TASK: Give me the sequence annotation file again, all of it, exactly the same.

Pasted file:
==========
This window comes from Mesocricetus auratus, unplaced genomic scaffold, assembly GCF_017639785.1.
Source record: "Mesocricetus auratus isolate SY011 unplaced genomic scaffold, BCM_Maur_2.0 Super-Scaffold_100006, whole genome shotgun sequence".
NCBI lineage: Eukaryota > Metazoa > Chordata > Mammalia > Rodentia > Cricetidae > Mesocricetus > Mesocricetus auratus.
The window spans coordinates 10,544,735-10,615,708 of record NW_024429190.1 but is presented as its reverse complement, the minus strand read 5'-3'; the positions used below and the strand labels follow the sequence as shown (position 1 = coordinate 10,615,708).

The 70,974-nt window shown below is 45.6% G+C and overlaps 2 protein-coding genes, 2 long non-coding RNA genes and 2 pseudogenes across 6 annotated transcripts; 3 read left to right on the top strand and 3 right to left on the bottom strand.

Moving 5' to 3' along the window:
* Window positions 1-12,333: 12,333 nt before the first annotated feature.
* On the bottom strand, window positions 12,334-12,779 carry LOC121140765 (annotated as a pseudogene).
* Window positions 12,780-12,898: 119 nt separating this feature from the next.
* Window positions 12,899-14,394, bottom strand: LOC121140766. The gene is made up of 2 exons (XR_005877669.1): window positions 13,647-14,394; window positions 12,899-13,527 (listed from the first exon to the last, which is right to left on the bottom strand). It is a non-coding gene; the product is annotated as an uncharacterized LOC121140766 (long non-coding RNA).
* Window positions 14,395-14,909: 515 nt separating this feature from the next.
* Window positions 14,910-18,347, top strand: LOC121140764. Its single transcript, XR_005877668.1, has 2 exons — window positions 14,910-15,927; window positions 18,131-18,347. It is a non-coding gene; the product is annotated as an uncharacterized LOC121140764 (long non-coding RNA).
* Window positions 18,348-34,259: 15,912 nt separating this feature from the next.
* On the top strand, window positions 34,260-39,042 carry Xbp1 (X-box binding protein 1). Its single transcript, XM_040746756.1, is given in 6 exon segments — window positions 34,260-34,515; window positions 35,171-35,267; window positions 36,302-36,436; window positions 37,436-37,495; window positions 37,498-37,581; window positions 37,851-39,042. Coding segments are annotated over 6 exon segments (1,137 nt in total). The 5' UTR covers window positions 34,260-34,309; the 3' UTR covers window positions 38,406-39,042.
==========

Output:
This window comes from Mesocricetus auratus, unplaced genomic scaffold, assembly GCF_017639785.1.
Source record: "Mesocricetus auratus isolate SY011 unplaced genomic scaffold, BCM_Maur_2.0 Super-Scaffold_100006, whole genome shotgun sequence".
NCBI lineage: Eukaryota > Metazoa > Chordata > Mammalia > Rodentia > Cricetidae > Mesocricetus > Mesocricetus auratus.
The window spans coordinates 10,544,735-10,615,708 of record NW_024429190.1 but is presented as its reverse complement, the minus strand read 5'-3'; the positions used below and the strand labels follow the sequence as shown (position 1 = coordinate 10,615,708).

The 70,974-nt window shown below is 45.6% G+C and overlaps 2 protein-coding genes, 2 long non-coding RNA genes and 2 pseudogenes across 6 annotated transcripts; 3 read left to right on the top strand and 3 right to left on the bottom strand.

Moving 5' to 3' along the window:
* Window positions 1-12,333: 12,333 nt before the first annotated feature.
* On the bottom strand, window positions 12,334-12,779 carry LOC121140765 (annotated as a pseudogene).
* Window positions 12,780-12,898: 119 nt separating this feature from the next.
* Window positions 12,899-14,394, bottom strand: LOC121140766. The gene is made up of 2 exons (XR_005877669.1): window positions 13,647-14,394; window positions 12,899-13,527 (listed from the first exon to the last, which is right to left on the bottom strand). It is a non-coding gene; the product is annotated as an uncharacterized LOC121140766 (long non-coding RNA).
* Window positions 14,395-14,909: 515 nt separating this feature from the next.
* Window positions 14,910-18,347, top strand: LOC121140764. Its single transcript, XR_005877668.1, has 2 exons — window positions 14,910-15,927; window positions 18,131-18,347. It is a non-coding gene; the product is annotated as an uncharacterized LOC121140764 (long non-coding RNA).
* Window positions 18,348-34,259: 15,912 nt separating this feature from the next.
* On the top strand, window positions 34,260-39,042 carry Xbp1 (X-box binding protein 1). Its single transcript, XM_040746756.1, is given in 6 exon segments — window positions 34,260-34,515; window positions 35,171-35,267; window positions 36,302-36,436; window positions 37,436-37,495; window positions 37,498-37,581; window positions 37,851-39,042. Coding segments are annotated over 6 exon segments (1,137 nt in total). The 5' UTR covers window positions 34,260-34,309; the 3' UTR covers window positions 38,406-39,042.